During his junior year, Tom learns that IC is going to field a boys' track team. He is intrigued. He is decently fast -- "from running away from all the bullies" -- and the coach of the team is a quieter, kinder teacher. Tom learns that some of the other runners know what it's like to be ridiculed, too. One of his teammates is albino, and everyone in the school calls him "Whitey." Another, of Middle Eastern descent, is called "Ali Baba" wherever he goes. The boys take comfort in each other's strength in the face of misery.
At IC, there is a points system to identify which athletes will earn their varsity letters at the end of a given year. Tom thinks there is no way he'll ever come close -- such honors are only for the real jocks -- but near the finish of the season, during a wet, rainy meet against Rutherford, Tom runs the mile as he never has before. "It just clicked," he says. "Isn't there, in horse racing, like, the mudder? I guess I was the mudder." He crosses the finish line blissfully alone in first place.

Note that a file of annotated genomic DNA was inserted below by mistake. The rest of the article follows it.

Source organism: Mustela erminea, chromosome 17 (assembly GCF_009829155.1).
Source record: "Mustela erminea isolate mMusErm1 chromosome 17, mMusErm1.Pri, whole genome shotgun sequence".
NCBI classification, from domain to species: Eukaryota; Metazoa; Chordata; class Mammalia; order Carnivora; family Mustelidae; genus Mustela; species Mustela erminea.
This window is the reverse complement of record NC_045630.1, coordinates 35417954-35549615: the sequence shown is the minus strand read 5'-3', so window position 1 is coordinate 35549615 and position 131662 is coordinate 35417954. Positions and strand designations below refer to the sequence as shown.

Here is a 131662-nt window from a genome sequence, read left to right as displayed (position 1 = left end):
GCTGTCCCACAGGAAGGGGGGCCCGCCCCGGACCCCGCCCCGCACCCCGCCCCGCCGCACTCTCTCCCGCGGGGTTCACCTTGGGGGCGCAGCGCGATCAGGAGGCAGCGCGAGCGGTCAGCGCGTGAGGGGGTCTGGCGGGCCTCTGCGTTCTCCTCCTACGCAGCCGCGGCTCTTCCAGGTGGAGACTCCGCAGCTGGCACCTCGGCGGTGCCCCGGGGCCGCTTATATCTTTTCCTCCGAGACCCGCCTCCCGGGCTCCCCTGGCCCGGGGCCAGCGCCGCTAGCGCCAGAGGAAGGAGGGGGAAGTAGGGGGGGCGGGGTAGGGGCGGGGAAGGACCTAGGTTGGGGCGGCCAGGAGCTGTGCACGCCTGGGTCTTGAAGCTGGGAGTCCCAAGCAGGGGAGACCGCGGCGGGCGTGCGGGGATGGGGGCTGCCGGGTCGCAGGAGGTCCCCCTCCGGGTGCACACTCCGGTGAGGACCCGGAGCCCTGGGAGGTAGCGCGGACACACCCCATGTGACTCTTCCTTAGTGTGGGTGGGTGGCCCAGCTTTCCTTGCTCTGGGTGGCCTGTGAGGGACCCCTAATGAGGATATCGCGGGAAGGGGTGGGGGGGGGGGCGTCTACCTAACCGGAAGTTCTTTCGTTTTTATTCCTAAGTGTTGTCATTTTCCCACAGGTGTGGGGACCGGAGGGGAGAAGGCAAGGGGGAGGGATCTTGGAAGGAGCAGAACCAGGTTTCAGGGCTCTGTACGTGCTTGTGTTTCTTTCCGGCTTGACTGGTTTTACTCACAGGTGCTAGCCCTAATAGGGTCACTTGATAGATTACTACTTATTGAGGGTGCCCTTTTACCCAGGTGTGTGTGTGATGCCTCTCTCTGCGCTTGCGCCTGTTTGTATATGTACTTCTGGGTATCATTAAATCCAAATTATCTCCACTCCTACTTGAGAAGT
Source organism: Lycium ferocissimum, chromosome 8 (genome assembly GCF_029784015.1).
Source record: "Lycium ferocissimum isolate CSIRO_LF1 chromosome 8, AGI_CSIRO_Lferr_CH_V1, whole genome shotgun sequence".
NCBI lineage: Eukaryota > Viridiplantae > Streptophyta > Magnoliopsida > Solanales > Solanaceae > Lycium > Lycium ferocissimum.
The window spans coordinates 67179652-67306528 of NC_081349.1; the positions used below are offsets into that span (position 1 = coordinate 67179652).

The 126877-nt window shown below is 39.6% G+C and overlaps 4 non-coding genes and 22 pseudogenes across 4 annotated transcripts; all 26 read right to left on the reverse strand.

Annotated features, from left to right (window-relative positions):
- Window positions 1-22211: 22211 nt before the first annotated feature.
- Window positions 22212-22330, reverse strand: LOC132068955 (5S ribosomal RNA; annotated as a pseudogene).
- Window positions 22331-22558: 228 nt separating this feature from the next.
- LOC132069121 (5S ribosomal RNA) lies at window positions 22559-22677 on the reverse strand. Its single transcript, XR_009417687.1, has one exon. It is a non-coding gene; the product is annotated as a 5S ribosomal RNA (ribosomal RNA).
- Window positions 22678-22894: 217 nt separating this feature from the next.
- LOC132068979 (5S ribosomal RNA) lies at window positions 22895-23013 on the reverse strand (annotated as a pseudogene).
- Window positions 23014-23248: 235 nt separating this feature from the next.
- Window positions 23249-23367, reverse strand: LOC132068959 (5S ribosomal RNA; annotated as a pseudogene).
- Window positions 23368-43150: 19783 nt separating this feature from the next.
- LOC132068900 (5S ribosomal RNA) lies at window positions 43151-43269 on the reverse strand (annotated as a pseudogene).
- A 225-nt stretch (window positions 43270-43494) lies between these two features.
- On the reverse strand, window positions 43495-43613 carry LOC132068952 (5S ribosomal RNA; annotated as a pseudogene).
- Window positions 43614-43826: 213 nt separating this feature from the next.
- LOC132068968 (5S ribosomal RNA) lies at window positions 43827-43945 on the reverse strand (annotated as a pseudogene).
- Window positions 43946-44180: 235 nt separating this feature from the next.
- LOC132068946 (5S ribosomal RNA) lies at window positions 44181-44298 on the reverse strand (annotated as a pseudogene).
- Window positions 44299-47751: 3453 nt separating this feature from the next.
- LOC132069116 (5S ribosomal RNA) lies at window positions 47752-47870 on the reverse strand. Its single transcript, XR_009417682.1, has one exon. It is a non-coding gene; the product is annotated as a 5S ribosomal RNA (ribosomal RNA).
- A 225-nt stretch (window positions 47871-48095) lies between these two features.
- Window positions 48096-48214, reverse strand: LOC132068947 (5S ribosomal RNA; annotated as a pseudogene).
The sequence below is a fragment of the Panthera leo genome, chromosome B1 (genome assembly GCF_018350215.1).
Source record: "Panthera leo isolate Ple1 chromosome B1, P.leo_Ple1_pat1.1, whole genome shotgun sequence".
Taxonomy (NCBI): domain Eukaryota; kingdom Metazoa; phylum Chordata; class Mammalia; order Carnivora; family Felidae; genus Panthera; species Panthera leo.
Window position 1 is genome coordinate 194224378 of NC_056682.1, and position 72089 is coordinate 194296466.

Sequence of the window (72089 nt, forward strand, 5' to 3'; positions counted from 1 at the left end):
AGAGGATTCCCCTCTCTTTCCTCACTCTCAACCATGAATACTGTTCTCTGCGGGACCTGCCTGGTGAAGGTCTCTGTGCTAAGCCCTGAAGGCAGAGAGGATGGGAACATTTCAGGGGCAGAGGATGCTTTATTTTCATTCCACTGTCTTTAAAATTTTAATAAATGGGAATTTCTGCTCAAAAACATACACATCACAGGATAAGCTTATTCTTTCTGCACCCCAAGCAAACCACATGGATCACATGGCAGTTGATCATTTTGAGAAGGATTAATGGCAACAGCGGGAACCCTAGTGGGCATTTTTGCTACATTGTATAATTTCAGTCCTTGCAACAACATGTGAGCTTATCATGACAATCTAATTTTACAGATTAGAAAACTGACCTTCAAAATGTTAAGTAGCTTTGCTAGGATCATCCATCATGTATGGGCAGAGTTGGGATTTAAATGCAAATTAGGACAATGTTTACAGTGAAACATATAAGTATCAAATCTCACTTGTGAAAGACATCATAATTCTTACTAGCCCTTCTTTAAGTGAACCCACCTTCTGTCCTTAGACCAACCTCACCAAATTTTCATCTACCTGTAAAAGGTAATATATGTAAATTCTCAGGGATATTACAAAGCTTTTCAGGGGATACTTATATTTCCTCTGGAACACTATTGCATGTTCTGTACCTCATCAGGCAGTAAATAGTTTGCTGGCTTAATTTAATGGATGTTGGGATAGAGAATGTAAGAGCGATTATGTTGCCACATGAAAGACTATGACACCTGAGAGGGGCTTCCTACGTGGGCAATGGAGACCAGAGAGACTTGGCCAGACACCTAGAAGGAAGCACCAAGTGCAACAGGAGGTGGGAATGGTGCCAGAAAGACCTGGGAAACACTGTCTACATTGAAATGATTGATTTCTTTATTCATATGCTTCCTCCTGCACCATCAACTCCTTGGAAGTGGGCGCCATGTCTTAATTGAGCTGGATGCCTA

His coach tells him excitedly that the win is worth enough points to earn a letter. Tom is stunned. "Are you sure?" he asks, nervous but full of pride. Tom Ammiano is a letterman, he thinks. If nothing else, he will be able to walk among the football players and the basketball players and the rabbit-punch coach with the same letter on his sweater that they have.
The letterman sweater costs $40, which is a lot for a working-class family like the Ammianos, but Tom and his parents scrape together the money by swallowing their pride and asking some relatives for a little extra cash. "We ate a little s--- and asked for contributions," Tom says. Tom proudly tells everyone what it is for. "I rode the high," he says. "I thought, 'Well, they can't take this away from me."